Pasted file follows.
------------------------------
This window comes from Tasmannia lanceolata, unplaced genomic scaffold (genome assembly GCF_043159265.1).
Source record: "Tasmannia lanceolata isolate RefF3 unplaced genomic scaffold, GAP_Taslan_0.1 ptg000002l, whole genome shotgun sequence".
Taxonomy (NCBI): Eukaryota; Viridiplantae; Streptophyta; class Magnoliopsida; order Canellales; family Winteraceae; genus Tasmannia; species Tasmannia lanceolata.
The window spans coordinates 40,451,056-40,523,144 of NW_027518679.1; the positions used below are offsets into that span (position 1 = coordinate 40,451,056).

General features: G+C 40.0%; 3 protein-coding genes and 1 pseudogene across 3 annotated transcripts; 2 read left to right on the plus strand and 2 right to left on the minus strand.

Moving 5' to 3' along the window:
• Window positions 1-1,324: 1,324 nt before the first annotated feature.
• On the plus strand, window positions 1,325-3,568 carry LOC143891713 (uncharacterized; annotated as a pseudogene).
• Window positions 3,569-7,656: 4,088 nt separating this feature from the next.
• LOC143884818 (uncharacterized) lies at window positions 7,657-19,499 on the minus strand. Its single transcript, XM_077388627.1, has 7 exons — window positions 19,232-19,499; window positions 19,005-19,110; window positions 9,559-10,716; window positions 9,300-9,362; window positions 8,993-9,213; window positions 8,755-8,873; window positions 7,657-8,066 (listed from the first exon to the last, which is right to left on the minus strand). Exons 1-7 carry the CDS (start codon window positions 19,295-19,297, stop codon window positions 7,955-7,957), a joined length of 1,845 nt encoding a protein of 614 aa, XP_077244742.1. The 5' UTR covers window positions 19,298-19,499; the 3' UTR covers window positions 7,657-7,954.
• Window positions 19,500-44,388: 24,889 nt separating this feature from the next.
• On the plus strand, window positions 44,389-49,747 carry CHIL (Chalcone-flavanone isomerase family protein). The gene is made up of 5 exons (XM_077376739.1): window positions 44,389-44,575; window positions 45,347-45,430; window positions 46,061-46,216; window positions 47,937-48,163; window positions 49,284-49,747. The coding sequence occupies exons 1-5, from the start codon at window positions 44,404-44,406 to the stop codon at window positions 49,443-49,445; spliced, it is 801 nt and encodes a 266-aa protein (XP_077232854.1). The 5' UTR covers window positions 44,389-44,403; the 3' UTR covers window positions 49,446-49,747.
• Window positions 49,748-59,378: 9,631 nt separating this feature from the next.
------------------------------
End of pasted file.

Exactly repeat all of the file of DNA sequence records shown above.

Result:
This window comes from Tasmannia lanceolata, unplaced genomic scaffold (genome assembly GCF_043159265.1).
Source record: "Tasmannia lanceolata isolate RefF3 unplaced genomic scaffold, GAP_Taslan_0.1 ptg000002l, whole genome shotgun sequence".
Taxonomy (NCBI): Eukaryota; Viridiplantae; Streptophyta; class Magnoliopsida; order Canellales; family Winteraceae; genus Tasmannia; species Tasmannia lanceolata.
The window spans coordinates 40,451,056-40,523,144 of NW_027518679.1; the positions used below are offsets into that span (position 1 = coordinate 40,451,056).

General features: G+C 40.0%; 3 protein-coding genes and 1 pseudogene across 3 annotated transcripts; 2 read left to right on the plus strand and 2 right to left on the minus strand.

Moving 5' to 3' along the window:
• Window positions 1-1,324: 1,324 nt before the first annotated feature.
• On the plus strand, window positions 1,325-3,568 carry LOC143891713 (uncharacterized; annotated as a pseudogene).
• Window positions 3,569-7,656: 4,088 nt separating this feature from the next.
• LOC143884818 (uncharacterized) lies at window positions 7,657-19,499 on the minus strand. Its single transcript, XM_077388627.1, has 7 exons — window positions 19,232-19,499; window positions 19,005-19,110; window positions 9,559-10,716; window positions 9,300-9,362; window positions 8,993-9,213; window positions 8,755-8,873; window positions 7,657-8,066 (listed from the first exon to the last, which is right to left on the minus strand). Exons 1-7 carry the CDS (start codon window positions 19,295-19,297, stop codon window positions 7,955-7,957), a joined length of 1,845 nt encoding a protein of 614 aa, XP_077244742.1. The 5' UTR covers window positions 19,298-19,499; the 3' UTR covers window positions 7,657-7,954.
• Window positions 19,500-44,388: 24,889 nt separating this feature from the next.
• On the plus strand, window positions 44,389-49,747 carry CHIL (Chalcone-flavanone isomerase family protein). The gene is made up of 5 exons (XM_077376739.1): window positions 44,389-44,575; window positions 45,347-45,430; window positions 46,061-46,216; window positions 47,937-48,163; window positions 49,284-49,747. The coding sequence occupies exons 1-5, from the start codon at window positions 44,404-44,406 to the stop codon at window positions 49,443-49,445; spliced, it is 801 nt and encodes a 266-aa protein (XP_077232854.1). The 5' UTR covers window positions 44,389-44,403; the 3' UTR covers window positions 49,446-49,747.
• Window positions 49,748-59,378: 9,631 nt separating this feature from the next.